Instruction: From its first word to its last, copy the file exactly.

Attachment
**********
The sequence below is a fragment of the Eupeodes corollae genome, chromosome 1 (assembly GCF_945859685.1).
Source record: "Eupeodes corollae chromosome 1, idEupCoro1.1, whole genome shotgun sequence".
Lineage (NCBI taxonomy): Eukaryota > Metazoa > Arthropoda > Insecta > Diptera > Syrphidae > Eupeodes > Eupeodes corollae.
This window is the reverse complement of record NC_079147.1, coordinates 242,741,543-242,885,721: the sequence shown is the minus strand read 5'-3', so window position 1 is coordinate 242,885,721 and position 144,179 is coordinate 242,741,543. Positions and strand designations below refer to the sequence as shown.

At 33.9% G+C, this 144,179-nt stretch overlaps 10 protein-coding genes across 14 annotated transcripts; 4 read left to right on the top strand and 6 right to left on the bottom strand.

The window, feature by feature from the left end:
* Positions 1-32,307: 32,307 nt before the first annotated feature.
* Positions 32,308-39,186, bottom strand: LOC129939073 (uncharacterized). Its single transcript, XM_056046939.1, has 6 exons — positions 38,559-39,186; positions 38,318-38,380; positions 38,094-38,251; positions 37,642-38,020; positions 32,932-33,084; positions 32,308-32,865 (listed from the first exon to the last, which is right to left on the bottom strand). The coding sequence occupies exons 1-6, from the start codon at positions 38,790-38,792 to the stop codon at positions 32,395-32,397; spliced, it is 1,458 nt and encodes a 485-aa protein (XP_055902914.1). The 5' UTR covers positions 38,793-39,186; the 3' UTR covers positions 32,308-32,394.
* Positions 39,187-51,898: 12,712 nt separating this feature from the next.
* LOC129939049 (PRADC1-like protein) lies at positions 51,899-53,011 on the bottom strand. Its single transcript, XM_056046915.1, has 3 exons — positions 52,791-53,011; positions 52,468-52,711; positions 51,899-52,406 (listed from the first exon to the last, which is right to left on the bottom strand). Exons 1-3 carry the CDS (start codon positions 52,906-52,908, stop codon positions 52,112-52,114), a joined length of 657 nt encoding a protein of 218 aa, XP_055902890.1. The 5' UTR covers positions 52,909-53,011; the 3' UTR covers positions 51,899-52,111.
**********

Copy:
The sequence below is a fragment of the Eupeodes corollae genome, chromosome 1 (assembly GCF_945859685.1).
Source record: "Eupeodes corollae chromosome 1, idEupCoro1.1, whole genome shotgun sequence".
Lineage (NCBI taxonomy): Eukaryota > Metazoa > Arthropoda > Insecta > Diptera > Syrphidae > Eupeodes > Eupeodes corollae.
This window is the reverse complement of record NC_079147.1, coordinates 242,741,543-242,885,721: the sequence shown is the minus strand read 5'-3', so window position 1 is coordinate 242,885,721 and position 144,179 is coordinate 242,741,543. Positions and strand designations below refer to the sequence as shown.

At 33.9% G+C, this 144,179-nt stretch overlaps 10 protein-coding genes across 14 annotated transcripts; 4 read left to right on the top strand and 6 right to left on the bottom strand.

The window, feature by feature from the left end:
* Positions 1-32,307: 32,307 nt before the first annotated feature.
* Positions 32,308-39,186, bottom strand: LOC129939073 (uncharacterized). Its single transcript, XM_056046939.1, has 6 exons — positions 38,559-39,186; positions 38,318-38,380; positions 38,094-38,251; positions 37,642-38,020; positions 32,932-33,084; positions 32,308-32,865 (listed from the first exon to the last, which is right to left on the bottom strand). The coding sequence occupies exons 1-6, from the start codon at positions 38,790-38,792 to the stop codon at positions 32,395-32,397; spliced, it is 1,458 nt and encodes a 485-aa protein (XP_055902914.1). The 5' UTR covers positions 38,793-39,186; the 3' UTR covers positions 32,308-32,394.
* Positions 39,187-51,898: 12,712 nt separating this feature from the next.
* LOC129939049 (PRADC1-like protein) lies at positions 51,899-53,011 on the bottom strand. Its single transcript, XM_056046915.1, has 3 exons — positions 52,791-53,011; positions 52,468-52,711; positions 51,899-52,406 (listed from the first exon to the last, which is right to left on the bottom strand). Exons 1-3 carry the CDS (start codon positions 52,906-52,908, stop codon positions 52,112-52,114), a joined length of 657 nt encoding a protein of 218 aa, XP_055902890.1. The 5' UTR covers positions 52,909-53,011; the 3' UTR covers positions 51,899-52,111.